Cordiero discuses Meyer’s theory that there are three types of writing that all follow different rules when it comes to punctuation: informal, formal, and narrative. Cordiero discuses Meyer’s theory THAT EXPLORES three types of writing that all follow different rules when it comes to punctuation: informal, formal, and narrative (REVISE THERE ARE SENTENCE). The formal style is punctuated more than the other since there is a tendency for the sentences to be longer and more complex, while the informal and narrative styles contained less punctuation. Meyer argues that good punctuation is more about good judgment than following a standardized set of rules.  Cordiero addresses that in school students are taught formal writing, which makes punctuation more difficult for them to grasp.

Toward a Theory of Punctuation
            Cordiero addresses that teachers have made a mistake in grouping punctuation, spelling, handwriting, and capitalization together. SPELLING, HANDWRITING, AND CAPITALIZATION all can be constrained into a final form, while punctuation cannot (TWO OR MORE SUBJECTS JOINED WITH AN AND). Punctuation is not mechanical skill that follows an exact set of rules. Cordiero states that we confuse kids by grouping an artistic skill with three mechanical ones.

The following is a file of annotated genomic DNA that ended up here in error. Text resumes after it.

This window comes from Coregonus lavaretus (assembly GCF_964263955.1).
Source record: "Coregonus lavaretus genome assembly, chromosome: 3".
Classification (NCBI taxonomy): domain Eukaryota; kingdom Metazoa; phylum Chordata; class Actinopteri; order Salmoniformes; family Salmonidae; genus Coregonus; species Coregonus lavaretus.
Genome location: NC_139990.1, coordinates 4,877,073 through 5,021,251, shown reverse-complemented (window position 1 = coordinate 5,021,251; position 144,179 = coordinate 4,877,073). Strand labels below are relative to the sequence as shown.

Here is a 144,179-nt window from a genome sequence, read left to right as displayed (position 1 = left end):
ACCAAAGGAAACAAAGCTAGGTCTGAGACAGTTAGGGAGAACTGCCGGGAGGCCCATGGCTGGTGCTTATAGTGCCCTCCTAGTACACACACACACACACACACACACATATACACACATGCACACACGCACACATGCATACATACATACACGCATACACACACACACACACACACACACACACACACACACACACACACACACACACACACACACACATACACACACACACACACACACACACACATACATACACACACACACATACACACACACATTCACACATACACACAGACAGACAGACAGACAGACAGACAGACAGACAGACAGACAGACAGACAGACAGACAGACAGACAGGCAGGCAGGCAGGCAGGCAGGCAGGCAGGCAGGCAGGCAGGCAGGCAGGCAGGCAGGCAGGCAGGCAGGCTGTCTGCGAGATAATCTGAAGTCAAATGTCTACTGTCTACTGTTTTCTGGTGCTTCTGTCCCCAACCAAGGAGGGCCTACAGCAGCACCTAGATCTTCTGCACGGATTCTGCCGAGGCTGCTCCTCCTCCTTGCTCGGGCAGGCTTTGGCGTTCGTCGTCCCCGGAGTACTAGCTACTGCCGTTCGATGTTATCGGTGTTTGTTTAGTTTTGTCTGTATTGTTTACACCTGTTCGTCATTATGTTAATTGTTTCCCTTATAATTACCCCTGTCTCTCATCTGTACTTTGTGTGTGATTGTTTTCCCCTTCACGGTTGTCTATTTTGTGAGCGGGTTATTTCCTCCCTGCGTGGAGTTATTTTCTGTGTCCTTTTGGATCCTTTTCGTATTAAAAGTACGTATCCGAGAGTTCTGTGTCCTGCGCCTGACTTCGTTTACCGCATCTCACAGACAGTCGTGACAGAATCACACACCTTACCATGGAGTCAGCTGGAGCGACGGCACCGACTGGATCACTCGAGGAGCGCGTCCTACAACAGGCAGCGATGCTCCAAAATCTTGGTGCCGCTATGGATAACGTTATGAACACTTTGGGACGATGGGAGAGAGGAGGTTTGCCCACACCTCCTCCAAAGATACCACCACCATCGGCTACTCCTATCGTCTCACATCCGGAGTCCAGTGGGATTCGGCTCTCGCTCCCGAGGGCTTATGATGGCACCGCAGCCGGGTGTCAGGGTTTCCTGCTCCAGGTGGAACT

Teaching About Punctuation  

            Telling students to out a period at the end of a sentence encourages them to merely memorize a rule that they do not have knowledge to grasp. Cordiero addresses a man named Dawkins who suggested that students should play with literature by adding and taking away punctuation so they understand the effect punctuation has on the writing. Writing is a new language to students and teaching punctuation as a set of standardized rules rather than a strategy deters them from fully understanding punctuation.